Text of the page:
Recently, it has become popular to question the relevance of “statistics” to make sense of the evolving nature of today’s world. A recent article in the Guardian claimed that “rather than diffusing controversy and polarisation, it seems as if statistics are actually stoking them”. The credibility of “official statistics” on GDP, poverty or migration flows gets questioned as they seem to not be in line with what citizens experience in their daily lives. Nor do they seem able to capture how large parts of the population “feel” about societal developments.
Promising news coming from the first UN World Data Forum
Policy makers complain that official numbers come in too late and are not specific enough – making it difficult to use them for decision making. So, a good question to ask is: Why should we actually care about official data and statistics? Thanks to the data revolution, the world seems to have an abundance of numbers, coming from multiple sources far beyond traditional administrative, census and household survey data. In contrast to these developments, official statistics seem unable to adapt and relate to the new realities of fast evolving societies around the world.
World Data Forum
It was therefore very timely that the community of official statisticians from all over the world “stepped up, forward and on the gas,” as UK National Statistician John Pullinger put it, with January 2017’s first ever UN World Data Forum, organised under the auspices of the UN. With more than 1,400 participants from over 100 countries and with very different backgrounds – official statisticians, data journalists, academics, private sector and civil society representatives – this event was a truly global and inclusive exercise, allowing for a wide exchange of ideas. Many relevant issues were discussed during the forum, from technical issues such as interoperability using data from multiple sources to more fun aspects of data such as refereeing, data poetry, cartoons and engaging data visualisation techniques.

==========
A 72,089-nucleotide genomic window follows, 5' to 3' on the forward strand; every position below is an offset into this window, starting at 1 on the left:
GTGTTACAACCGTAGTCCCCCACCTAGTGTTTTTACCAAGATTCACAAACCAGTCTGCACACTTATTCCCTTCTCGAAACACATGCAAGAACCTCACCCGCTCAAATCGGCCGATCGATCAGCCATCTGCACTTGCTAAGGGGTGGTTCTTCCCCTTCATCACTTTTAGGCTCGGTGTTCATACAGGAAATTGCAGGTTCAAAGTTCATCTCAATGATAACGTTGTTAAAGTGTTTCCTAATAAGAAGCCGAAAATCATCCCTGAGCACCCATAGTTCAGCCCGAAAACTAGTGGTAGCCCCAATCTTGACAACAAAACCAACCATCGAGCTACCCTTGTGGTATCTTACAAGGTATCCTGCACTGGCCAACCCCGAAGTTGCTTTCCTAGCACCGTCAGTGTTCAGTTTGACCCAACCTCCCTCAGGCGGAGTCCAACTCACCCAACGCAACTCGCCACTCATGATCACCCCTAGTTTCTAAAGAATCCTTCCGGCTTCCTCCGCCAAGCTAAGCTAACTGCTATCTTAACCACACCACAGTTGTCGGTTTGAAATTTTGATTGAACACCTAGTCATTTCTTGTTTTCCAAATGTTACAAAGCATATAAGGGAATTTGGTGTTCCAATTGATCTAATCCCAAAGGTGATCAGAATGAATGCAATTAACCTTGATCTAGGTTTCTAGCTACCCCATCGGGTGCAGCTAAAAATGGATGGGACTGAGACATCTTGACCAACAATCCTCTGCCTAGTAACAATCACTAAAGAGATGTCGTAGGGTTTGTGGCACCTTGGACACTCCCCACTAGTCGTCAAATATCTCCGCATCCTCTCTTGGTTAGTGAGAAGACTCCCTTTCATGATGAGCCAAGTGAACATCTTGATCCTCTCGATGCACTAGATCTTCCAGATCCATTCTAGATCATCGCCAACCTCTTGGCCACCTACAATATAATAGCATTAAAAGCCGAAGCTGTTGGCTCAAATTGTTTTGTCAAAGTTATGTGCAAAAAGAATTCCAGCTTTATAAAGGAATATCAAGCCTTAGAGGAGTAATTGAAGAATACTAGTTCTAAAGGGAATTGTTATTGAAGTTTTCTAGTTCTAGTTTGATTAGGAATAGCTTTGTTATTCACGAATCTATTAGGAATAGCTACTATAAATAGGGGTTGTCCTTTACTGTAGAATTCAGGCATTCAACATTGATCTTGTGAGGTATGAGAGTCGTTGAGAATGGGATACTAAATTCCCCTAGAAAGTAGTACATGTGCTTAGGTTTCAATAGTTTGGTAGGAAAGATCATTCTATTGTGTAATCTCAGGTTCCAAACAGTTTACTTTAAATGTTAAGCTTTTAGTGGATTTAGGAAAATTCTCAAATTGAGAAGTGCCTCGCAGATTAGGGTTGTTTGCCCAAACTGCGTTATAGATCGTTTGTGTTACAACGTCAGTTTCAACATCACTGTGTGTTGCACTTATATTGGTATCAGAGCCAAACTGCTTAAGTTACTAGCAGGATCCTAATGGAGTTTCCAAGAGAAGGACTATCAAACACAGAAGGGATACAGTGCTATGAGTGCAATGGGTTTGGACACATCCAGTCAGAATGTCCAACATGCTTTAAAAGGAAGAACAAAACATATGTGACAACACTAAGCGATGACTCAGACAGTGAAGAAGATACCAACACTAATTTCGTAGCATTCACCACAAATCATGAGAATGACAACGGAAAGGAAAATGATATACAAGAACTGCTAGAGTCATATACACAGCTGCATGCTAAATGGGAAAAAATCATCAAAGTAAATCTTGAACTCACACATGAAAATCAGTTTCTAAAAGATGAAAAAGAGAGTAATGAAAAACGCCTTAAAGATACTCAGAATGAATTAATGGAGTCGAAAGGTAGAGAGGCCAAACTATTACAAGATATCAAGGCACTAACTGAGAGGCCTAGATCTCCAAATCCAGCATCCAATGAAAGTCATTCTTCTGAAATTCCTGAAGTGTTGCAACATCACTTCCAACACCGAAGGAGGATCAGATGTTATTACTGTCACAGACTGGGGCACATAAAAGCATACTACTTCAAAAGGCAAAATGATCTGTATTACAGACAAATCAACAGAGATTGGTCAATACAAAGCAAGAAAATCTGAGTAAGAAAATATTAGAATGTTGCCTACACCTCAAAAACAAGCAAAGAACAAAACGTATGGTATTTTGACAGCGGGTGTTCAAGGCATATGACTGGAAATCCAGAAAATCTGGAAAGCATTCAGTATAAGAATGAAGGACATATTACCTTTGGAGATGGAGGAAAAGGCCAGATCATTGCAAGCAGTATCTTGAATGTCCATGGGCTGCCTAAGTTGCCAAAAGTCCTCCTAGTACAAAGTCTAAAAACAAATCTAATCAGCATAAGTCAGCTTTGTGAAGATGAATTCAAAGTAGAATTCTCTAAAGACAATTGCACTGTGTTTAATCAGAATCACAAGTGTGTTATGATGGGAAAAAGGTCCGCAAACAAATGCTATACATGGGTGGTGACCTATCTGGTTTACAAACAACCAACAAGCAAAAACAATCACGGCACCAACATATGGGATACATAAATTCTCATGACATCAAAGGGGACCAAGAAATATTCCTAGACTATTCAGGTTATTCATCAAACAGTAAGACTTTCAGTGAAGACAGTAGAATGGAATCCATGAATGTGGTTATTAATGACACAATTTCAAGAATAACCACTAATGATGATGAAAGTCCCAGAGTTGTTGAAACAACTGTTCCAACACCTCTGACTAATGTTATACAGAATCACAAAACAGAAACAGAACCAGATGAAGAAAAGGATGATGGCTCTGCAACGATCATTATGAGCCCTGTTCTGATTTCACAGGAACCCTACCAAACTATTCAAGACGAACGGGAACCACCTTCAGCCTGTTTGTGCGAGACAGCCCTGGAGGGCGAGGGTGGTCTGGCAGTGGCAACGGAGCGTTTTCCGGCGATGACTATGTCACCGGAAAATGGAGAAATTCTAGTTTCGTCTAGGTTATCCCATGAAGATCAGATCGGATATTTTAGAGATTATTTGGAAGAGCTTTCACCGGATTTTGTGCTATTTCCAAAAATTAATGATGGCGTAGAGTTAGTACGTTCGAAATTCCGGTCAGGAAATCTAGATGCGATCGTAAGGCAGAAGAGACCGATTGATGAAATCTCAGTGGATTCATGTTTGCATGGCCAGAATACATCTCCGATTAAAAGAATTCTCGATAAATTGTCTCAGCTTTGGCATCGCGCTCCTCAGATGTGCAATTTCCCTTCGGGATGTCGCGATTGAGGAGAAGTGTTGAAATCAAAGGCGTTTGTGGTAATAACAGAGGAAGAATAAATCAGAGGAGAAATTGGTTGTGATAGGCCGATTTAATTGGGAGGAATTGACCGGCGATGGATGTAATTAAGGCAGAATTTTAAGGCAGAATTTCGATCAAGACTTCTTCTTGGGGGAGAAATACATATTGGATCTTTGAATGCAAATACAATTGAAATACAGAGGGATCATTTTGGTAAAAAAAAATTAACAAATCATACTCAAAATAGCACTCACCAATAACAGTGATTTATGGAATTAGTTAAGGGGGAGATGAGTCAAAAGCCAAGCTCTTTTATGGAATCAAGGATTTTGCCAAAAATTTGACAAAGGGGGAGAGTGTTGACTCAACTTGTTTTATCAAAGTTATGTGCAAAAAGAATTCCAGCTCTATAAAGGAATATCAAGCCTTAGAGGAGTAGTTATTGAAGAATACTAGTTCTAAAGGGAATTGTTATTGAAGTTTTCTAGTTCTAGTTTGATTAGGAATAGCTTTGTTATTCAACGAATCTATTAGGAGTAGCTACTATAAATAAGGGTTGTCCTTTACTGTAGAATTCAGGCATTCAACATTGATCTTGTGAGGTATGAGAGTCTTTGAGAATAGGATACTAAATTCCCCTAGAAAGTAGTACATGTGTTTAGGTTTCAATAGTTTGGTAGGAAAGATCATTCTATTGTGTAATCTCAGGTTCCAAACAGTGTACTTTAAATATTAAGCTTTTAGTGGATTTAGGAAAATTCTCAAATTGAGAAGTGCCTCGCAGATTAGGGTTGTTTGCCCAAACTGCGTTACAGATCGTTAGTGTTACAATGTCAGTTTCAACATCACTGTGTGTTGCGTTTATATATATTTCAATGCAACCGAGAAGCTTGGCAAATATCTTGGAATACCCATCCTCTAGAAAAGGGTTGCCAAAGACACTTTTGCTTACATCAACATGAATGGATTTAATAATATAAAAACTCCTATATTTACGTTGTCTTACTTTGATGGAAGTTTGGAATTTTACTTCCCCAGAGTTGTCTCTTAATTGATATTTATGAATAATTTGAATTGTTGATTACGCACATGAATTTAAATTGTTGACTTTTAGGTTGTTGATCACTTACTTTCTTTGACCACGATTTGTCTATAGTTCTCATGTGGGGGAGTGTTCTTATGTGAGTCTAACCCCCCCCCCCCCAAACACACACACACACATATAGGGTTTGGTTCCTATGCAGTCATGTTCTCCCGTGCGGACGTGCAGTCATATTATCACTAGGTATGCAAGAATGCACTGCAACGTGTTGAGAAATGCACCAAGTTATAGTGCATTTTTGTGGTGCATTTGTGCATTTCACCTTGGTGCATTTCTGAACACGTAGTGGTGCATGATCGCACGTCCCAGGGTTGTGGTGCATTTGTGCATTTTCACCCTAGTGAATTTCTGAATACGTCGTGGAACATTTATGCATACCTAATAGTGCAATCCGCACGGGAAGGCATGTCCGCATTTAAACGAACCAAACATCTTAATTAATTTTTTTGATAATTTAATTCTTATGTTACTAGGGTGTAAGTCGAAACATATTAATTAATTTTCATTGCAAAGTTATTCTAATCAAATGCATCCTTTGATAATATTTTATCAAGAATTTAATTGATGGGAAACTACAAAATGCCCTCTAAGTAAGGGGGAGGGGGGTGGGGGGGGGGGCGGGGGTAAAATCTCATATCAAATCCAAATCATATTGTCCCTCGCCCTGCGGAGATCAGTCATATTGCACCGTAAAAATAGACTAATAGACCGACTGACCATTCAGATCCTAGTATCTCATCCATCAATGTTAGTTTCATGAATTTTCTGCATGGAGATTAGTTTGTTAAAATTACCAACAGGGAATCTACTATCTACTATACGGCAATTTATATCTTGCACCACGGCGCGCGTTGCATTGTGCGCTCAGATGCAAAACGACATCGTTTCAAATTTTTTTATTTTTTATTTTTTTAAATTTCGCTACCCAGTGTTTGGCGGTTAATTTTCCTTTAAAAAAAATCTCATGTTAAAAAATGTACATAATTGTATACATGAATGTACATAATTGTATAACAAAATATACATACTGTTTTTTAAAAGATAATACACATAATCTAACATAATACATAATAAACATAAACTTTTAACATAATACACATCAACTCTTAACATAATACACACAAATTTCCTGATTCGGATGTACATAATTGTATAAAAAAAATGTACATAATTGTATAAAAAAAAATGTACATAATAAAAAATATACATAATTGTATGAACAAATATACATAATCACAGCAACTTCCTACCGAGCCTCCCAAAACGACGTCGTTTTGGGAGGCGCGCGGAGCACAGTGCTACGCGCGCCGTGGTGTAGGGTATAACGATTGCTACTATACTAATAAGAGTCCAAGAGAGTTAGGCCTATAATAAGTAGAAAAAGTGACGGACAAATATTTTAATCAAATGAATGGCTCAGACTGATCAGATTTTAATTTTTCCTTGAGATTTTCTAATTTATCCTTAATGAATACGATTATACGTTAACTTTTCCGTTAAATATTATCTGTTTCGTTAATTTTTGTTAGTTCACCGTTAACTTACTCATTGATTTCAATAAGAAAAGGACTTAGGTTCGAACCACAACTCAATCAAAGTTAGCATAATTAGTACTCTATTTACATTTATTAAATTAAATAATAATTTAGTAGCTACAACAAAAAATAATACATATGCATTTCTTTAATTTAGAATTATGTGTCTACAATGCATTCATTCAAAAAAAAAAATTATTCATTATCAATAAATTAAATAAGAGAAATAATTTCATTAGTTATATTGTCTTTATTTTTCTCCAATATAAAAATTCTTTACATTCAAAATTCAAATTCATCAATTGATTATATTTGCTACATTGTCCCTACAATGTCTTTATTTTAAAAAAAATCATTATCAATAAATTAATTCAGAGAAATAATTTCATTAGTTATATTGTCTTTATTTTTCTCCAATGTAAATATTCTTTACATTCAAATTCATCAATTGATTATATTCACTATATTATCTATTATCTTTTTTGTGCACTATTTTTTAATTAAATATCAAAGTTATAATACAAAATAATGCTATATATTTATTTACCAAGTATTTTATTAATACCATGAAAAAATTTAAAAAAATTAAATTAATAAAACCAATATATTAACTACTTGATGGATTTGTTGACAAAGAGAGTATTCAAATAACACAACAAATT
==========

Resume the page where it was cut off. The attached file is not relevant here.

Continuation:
The World Data Forum was dominated by one main topic: the implementation of the Sustainable Development Agenda, and how data and statistics can be produced for the different goals and targets. A key issue that emerged was the idea of strengthening the capacities of data producers, users and donors, as well as completely re-thinking how capacity development in this new emerging data world should be done. The call was made to complement the “Industry 4.0” agenda with a “Capacity 4.0” agenda which not only looks at how to produce data but also addresses the use and impact of such data. Capacity 4.0 should encourage statisticians and data scientists to become better story tellers that can relate their empirical evidence to the reality of citizens‘ feelings and emotions, and move away from theoretical statements such as “on average, income has increased by x amount”.